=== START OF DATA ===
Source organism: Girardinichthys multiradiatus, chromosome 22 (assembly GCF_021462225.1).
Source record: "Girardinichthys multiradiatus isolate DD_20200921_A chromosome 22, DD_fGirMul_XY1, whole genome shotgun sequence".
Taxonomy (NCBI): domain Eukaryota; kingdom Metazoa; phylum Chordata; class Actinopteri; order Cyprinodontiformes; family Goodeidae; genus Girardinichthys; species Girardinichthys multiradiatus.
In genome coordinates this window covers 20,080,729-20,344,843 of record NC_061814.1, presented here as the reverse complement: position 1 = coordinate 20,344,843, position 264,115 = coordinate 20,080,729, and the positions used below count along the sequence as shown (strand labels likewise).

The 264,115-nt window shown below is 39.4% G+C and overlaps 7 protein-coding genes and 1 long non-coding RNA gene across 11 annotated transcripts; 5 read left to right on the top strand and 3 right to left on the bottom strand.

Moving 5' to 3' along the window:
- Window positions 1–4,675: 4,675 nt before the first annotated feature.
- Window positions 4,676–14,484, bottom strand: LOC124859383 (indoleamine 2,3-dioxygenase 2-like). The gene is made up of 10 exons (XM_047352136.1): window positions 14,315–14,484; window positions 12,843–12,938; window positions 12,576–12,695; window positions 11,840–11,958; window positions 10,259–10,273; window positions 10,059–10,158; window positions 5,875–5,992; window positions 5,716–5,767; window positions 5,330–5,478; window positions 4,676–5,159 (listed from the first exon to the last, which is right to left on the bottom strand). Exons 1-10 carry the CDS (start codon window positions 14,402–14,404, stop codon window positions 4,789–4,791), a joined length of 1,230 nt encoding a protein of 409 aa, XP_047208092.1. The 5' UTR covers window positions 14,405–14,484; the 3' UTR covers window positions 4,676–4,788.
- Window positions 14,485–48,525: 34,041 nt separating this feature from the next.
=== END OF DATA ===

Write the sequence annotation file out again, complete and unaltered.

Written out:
Source organism: Girardinichthys multiradiatus, chromosome 22 (assembly GCF_021462225.1).
Source record: "Girardinichthys multiradiatus isolate DD_20200921_A chromosome 22, DD_fGirMul_XY1, whole genome shotgun sequence".
Taxonomy (NCBI): domain Eukaryota; kingdom Metazoa; phylum Chordata; class Actinopteri; order Cyprinodontiformes; family Goodeidae; genus Girardinichthys; species Girardinichthys multiradiatus.
In genome coordinates this window covers 20,080,729-20,344,843 of record NC_061814.1, presented here as the reverse complement: position 1 = coordinate 20,344,843, position 264,115 = coordinate 20,080,729, and the positions used below count along the sequence as shown (strand labels likewise).

The 264,115-nt window shown below is 39.4% G+C and overlaps 7 protein-coding genes and 1 long non-coding RNA gene across 11 annotated transcripts; 5 read left to right on the top strand and 3 right to left on the bottom strand.

Moving 5' to 3' along the window:
- Window positions 1–4,675: 4,675 nt before the first annotated feature.
- Window positions 4,676–14,484, bottom strand: LOC124859383 (indoleamine 2,3-dioxygenase 2-like). The gene is made up of 10 exons (XM_047352136.1): window positions 14,315–14,484; window positions 12,843–12,938; window positions 12,576–12,695; window positions 11,840–11,958; window positions 10,259–10,273; window positions 10,059–10,158; window positions 5,875–5,992; window positions 5,716–5,767; window positions 5,330–5,478; window positions 4,676–5,159 (listed from the first exon to the last, which is right to left on the bottom strand). Exons 1-10 carry the CDS (start codon window positions 14,402–14,404, stop codon window positions 4,789–4,791), a joined length of 1,230 nt encoding a protein of 409 aa, XP_047208092.1. The 5' UTR covers window positions 14,405–14,484; the 3' UTR covers window positions 4,676–4,788.
- Window positions 14,485–48,525: 34,041 nt separating this feature from the next.